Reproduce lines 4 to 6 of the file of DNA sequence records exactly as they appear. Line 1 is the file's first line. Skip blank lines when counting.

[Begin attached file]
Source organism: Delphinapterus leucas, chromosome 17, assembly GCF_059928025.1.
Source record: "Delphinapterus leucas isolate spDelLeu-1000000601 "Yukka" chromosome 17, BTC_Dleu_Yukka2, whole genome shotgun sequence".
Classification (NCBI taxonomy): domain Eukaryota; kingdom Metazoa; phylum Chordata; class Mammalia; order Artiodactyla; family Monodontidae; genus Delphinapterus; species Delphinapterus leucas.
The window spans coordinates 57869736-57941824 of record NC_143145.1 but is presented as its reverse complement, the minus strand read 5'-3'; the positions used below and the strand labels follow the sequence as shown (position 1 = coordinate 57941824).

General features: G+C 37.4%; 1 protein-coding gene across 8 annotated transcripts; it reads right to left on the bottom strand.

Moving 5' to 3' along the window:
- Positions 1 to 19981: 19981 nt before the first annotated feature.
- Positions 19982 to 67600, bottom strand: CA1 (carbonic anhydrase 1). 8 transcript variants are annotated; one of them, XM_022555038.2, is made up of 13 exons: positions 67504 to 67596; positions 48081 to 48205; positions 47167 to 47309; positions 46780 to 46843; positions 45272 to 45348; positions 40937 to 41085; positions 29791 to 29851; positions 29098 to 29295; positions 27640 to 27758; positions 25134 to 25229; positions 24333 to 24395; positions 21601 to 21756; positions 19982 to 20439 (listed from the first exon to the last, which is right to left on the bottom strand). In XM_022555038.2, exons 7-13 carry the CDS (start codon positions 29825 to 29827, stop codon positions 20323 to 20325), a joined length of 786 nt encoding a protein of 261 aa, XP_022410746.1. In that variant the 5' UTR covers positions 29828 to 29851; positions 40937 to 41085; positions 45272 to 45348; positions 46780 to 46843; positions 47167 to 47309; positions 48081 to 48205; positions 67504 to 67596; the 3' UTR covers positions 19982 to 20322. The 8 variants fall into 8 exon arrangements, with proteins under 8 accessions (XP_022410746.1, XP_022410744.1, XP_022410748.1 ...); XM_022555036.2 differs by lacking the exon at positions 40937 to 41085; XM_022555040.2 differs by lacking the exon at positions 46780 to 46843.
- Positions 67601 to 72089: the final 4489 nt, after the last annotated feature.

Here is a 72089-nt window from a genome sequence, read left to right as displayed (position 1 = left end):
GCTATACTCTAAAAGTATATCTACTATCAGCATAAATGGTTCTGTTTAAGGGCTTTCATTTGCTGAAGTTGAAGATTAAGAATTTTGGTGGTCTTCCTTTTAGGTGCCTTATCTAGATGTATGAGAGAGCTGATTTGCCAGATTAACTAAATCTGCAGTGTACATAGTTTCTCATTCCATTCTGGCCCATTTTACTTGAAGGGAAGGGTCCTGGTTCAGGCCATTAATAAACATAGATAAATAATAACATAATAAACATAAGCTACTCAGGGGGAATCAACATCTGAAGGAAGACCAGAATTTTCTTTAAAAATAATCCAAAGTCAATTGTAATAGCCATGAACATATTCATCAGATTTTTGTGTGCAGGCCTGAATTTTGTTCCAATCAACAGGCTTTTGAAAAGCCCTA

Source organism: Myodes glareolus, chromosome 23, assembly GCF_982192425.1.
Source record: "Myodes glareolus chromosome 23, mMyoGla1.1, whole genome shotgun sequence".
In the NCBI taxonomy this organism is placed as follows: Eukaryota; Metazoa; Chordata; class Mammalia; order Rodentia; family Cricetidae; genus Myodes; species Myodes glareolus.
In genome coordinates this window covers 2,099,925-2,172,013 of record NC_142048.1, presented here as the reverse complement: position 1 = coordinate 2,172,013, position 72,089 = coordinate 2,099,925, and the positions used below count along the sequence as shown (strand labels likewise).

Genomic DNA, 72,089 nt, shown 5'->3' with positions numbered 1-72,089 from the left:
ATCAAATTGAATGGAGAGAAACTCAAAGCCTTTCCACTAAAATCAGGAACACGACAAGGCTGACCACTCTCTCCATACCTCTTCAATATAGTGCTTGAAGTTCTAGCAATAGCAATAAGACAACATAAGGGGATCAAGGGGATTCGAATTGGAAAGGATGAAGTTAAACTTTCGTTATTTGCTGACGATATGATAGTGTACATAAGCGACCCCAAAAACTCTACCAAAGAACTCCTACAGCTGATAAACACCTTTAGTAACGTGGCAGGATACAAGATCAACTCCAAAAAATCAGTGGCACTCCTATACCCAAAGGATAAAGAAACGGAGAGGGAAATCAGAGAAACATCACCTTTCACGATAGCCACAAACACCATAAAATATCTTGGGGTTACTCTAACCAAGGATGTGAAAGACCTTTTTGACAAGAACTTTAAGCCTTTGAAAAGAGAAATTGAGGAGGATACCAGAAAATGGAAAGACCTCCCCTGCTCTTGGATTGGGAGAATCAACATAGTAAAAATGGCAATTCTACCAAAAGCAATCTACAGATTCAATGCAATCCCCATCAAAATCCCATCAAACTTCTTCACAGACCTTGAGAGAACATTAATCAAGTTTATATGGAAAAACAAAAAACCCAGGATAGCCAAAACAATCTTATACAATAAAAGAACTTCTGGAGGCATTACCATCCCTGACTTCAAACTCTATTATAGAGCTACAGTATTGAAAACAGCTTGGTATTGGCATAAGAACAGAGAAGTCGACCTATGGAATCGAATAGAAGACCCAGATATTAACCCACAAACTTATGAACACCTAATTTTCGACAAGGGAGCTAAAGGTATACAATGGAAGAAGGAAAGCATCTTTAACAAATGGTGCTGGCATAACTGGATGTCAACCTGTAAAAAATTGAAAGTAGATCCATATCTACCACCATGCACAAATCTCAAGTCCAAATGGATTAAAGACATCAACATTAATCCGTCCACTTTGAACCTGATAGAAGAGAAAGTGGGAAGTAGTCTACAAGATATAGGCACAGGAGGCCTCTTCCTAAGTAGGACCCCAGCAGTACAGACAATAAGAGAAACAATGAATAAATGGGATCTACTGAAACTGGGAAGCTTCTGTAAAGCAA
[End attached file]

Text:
The window spans coordinates 57869736-57941824 of record NC_143145.1 but is presented as its reverse complement, the minus strand read 5'-3'; the positions used below and the strand labels follow the sequence as shown (position 1 = coordinate 57941824).

General features: G+C 37.4%; 1 protein-coding gene across 8 annotated transcripts; it reads right to left on the bottom strand.

Moving 5' to 3' along the window: